In case you missed it, I work from home. After I birthed the tornado commonly known as Bean, I painstakingly developed my writing/editing business that, while it certainly doesn’t produce a full-time income, it fills in the cracks and lessens some of the month-to-month budgetary pressures.
But here’s the thing about freelance work–if you can’t advocate for yourself, you’re SOL because no one else will. After four years, I’ve learned many good but also many harsh lessons, including that some clients will never be happy, I need to own up to mistakes and do everything in my power to correct them, and that working from home means that you actually have to, you know, work.
This past week, however, introduced me to a situation that I finally realized is all to common for many women, and I believed I was better than. It also helped me see that I have a long way to go before I can be the kind of role model that my daughter needs.
So, let’s set the stage: I have a great client. This was one of my first clients, and we’ve had an incredible, long-term business relationship. Great client merges with larger company and that’s when the trouble starts. Great client is still my boss and the work is still the same. But new company now handles billing/payments/taxes. Soon, payments become sporadic, and no matter what I do, I can’t seem to get new company to pay me in a consistent manner. Now, a logical person would have put her foot down months ago, but my inner-need to be a people-pleaser prompted me to keep working and let months go by with no payments. In fact, I’ve never been paid without having to ask (as in “could you please pay that two-month old invoice…pretty please?”).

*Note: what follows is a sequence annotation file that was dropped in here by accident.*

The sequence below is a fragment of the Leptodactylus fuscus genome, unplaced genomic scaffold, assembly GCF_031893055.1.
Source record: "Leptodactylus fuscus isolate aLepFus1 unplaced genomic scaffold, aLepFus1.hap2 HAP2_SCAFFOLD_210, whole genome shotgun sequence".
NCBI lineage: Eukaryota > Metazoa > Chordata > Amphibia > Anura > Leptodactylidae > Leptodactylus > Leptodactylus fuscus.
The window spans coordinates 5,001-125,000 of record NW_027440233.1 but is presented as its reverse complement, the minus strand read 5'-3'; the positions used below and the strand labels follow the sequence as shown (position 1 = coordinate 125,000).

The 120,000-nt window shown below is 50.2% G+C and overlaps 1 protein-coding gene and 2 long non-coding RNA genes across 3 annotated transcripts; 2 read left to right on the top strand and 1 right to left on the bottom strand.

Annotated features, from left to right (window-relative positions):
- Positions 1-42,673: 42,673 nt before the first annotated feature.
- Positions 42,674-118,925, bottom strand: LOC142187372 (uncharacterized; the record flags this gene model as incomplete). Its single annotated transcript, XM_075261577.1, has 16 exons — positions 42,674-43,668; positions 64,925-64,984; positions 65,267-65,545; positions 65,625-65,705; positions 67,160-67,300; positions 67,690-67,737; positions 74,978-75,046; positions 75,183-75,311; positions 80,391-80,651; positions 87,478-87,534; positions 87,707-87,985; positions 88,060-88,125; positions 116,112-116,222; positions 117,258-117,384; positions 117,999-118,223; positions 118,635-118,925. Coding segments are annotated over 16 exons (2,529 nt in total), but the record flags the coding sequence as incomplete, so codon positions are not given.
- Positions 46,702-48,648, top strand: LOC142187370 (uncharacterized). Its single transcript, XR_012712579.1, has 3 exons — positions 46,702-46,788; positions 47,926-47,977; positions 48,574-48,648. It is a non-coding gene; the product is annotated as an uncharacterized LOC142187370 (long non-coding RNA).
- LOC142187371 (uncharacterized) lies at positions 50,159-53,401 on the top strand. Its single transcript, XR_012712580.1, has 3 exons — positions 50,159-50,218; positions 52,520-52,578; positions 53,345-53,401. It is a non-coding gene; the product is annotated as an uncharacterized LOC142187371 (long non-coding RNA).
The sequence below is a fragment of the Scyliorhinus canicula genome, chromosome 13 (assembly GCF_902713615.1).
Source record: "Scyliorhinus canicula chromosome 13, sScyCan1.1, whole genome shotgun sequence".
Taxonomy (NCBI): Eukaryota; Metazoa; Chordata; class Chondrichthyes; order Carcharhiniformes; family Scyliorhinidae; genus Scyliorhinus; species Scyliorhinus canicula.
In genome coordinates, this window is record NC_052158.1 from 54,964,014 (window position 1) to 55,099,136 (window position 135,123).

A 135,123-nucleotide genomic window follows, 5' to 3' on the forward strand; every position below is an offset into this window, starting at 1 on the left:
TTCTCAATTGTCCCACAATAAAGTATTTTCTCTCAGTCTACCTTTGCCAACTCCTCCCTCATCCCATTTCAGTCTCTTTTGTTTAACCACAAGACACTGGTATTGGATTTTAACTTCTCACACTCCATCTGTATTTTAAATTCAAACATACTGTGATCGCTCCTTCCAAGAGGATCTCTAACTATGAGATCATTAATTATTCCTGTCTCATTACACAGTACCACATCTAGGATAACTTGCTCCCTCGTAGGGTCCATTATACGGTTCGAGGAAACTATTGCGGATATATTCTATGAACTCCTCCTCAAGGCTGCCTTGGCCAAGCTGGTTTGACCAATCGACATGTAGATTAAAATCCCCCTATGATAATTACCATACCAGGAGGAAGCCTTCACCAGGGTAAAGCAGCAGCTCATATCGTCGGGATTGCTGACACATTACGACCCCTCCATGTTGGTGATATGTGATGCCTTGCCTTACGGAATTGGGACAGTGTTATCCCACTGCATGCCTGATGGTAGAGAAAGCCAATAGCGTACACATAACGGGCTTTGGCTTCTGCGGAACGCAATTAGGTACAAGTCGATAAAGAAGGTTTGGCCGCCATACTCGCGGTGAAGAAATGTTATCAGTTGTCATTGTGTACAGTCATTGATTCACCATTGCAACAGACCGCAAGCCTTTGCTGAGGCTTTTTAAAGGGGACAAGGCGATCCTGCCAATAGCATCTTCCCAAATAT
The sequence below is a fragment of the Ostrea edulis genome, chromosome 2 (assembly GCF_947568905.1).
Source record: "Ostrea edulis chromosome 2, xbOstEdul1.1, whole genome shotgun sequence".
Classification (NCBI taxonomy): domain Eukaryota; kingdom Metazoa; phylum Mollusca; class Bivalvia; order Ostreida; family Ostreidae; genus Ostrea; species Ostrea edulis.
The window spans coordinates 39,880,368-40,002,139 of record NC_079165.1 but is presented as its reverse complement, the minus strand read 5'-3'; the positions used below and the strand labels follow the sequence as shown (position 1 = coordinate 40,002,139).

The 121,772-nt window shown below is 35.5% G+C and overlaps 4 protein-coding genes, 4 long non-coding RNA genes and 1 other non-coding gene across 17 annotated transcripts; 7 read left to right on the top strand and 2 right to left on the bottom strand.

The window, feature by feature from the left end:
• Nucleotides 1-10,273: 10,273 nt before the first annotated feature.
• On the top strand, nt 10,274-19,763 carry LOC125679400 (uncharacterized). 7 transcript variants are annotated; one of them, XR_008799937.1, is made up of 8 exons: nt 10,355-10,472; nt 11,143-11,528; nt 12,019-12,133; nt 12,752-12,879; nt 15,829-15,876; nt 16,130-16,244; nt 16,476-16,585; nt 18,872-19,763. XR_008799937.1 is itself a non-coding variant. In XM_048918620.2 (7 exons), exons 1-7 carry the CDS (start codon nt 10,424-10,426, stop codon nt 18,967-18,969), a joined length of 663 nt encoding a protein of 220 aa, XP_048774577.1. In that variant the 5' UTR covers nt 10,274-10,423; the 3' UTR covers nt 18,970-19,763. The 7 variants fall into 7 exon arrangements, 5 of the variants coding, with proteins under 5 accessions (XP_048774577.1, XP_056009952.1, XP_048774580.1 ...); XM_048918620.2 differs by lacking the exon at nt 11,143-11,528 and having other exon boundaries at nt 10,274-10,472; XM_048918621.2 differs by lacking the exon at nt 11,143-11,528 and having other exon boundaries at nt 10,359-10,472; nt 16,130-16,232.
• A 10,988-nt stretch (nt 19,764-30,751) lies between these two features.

Finally, this week, I essentially went on strike. I told great client that we’ve reached the breaking point, and that I wasn’t working anymore until I received payment and my long overdue tax documents. Right now, you’re thinking “good”…but let’s back up and see what the heck is wrong with this picture:
- Why in the world did I let this situation drag on for 10…yes, 10 months?
- Even worse, when I did go on strike, why did I feel the need to send an apology-laden, meekly-composed email that was basically a sugar-coated crap fest?
It only took me a few days to wake up (as well as some strong words from the hubs), and to realize that I was playing into every stupid stereotype we have about women in the workplace. As I waited and agonized, he repeated the same phrase over and over, “It’s business! The only person that’s making this personal is YOU!” Why was I fretting over a perfectly reasonably request? Why was I shying away from standing up for myself? But most importantly, why did I feel the need to apologize for asking that my client fulfill the most basic element of a contract?
What’s really pathetic is that, even with all my fancy (and expensive) education, and a plethora of strong female role models, I still approach advocating for myself with apologies, disclaimers, and deep, inner panic. Hubs is right in that I need to eject the emotion and treat business like business, and I need some serious self-awareness when it comes to this issue. I can teach my daughter to have determination, but how can I teach her to be her own advocate if she sees me apologizing my way through life as I ask for fairness?
So, I’m still on strike, and while I don’t want to lose my best client, I’m reminding myself that you teach people how to treat you. If I teach them that this is acceptable by not standing up, then I am giving them my permission to continue.